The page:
An agricultural official predicts the drought will change the market for meat and other commodities in Utah significantly in the coming months.
Jared Christensen, the director of marketing for the Department of Agriculture, said the lack of moisture means feed on the local ranges in Utah will evaporate more quickly this year, forcing ranchers to sell off cattle and sheep earlier than normal, resulting in higher prices.
Randy Parker, president of the Utah Farm Bureau, said the drought's impact will be especially significant in rural areas of the Beehive State. He said Kane and Garfield counties especially depend on the economic contribution of the cattle industry.
He said direct sales total almost $7 million in those counties. Moisture, he said, is one issue cattlemen can't plan for.
"We're (using) genetics to deal with the harsh climate of the Utah landscape, but with the drought and fires, they have to sell them off," Parker said of the cattle herd.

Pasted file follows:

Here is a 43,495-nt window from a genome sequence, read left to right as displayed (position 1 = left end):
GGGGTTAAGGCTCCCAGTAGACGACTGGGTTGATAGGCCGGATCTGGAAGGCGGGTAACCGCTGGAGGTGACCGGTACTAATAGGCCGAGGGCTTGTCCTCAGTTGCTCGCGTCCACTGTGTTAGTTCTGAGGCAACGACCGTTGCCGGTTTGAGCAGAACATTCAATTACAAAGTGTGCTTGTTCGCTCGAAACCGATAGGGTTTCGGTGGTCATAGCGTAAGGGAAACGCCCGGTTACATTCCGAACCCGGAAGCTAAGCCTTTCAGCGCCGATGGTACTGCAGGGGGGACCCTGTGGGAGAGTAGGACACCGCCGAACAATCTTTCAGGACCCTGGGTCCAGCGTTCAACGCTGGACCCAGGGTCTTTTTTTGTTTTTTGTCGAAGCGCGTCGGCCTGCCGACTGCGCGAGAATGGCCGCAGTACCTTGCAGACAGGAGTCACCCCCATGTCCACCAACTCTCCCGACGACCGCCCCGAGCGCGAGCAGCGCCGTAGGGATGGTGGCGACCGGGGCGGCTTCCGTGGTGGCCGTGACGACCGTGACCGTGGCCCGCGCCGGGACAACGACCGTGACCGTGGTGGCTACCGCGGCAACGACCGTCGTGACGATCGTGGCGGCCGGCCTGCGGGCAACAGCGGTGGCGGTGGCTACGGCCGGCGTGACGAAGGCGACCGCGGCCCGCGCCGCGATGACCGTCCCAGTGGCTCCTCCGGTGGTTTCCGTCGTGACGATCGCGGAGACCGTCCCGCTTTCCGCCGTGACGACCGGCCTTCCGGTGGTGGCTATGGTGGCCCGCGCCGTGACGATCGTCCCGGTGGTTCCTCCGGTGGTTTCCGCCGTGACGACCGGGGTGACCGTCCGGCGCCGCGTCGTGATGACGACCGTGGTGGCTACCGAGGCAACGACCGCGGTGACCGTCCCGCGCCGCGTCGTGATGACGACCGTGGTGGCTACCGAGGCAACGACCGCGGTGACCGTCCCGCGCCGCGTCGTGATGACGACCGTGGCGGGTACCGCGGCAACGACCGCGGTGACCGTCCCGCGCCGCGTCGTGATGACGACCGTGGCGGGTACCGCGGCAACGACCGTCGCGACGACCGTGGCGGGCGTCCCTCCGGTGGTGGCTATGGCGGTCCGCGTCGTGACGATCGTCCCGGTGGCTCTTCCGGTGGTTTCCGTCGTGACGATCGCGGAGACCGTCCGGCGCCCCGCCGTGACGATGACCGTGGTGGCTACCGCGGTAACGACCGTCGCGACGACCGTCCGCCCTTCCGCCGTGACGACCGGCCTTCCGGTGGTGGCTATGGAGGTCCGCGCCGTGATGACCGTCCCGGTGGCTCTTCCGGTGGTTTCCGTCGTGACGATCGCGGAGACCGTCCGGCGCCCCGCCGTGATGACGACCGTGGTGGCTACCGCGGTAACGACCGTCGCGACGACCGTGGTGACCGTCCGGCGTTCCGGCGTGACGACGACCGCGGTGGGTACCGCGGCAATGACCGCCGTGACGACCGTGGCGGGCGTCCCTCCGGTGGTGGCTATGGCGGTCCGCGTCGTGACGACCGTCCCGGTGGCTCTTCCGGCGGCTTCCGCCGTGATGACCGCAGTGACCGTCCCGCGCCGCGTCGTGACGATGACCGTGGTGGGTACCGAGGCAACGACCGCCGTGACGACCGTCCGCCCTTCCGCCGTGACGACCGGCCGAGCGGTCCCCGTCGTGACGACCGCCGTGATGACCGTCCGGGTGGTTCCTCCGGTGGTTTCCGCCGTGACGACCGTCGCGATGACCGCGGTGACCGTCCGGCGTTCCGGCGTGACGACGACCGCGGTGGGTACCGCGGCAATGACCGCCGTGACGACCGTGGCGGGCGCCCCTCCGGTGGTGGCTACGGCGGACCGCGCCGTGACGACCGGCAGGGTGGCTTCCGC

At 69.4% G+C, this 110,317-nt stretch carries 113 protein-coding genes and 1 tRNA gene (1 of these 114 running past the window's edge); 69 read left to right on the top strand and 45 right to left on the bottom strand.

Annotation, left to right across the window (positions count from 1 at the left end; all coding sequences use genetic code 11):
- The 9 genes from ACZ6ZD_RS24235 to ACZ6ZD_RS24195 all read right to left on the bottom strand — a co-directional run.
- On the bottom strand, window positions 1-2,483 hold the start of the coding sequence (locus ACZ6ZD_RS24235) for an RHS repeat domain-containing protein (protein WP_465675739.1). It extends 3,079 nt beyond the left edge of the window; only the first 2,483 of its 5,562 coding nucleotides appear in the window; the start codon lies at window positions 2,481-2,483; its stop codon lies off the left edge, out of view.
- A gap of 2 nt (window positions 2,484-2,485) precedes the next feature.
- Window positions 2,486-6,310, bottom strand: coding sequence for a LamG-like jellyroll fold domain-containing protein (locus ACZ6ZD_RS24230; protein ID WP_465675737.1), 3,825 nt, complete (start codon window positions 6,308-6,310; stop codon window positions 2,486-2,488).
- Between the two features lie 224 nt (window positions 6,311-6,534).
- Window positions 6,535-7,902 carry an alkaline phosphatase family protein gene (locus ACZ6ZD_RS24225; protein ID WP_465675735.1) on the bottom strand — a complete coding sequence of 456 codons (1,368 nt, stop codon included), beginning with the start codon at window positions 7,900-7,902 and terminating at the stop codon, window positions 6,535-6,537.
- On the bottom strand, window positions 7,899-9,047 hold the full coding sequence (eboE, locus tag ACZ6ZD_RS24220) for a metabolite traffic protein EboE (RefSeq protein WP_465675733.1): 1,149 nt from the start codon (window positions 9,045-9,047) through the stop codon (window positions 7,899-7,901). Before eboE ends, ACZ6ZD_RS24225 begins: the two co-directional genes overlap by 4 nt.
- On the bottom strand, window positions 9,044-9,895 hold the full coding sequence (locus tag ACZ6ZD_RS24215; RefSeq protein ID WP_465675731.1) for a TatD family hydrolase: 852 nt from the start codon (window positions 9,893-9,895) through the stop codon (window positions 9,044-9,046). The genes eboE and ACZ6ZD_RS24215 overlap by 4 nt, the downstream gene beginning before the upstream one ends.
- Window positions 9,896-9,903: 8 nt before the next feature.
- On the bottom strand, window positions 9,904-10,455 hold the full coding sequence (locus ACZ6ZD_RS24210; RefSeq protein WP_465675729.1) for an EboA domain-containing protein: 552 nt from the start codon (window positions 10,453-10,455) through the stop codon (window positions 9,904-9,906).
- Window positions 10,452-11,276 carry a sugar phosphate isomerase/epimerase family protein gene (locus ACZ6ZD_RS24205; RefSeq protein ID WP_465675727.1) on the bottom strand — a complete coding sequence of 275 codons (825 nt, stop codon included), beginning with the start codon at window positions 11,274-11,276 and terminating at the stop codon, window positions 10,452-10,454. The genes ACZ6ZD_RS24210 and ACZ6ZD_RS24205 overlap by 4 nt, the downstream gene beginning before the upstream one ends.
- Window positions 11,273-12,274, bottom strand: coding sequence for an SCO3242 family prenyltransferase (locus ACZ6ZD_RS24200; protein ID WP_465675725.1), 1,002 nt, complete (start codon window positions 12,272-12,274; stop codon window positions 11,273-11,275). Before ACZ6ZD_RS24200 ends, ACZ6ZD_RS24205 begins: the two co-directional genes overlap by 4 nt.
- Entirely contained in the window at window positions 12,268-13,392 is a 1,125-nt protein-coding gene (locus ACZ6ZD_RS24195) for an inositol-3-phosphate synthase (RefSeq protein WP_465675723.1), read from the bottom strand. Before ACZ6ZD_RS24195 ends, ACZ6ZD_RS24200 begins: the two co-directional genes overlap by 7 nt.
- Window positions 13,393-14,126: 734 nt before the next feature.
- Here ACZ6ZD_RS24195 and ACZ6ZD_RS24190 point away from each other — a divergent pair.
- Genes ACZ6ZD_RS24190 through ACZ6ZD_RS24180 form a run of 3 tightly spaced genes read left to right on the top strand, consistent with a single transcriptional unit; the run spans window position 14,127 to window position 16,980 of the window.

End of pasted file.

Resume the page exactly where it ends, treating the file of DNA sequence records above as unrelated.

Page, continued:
He said Utah's cattle herd is already down to 1960 levels.
"All of those things that are skyrocketing in this heat wave and drought will have a huge repercussion on the industry (agriculture) and ultimately will flow out to the consumer," Parker predicted.
The lack of moisture will hurt more than feed and the price of meat.
Christensen said the drought will also have a significant impact on wheat production for many Top of Utah dry farms.
"It was a tremendous year last year for dry farmers but it won't be that way this year," Christensen said. "I talked to a dry farmer in Box Elder County who said production and yield of wheat is off substantially this year."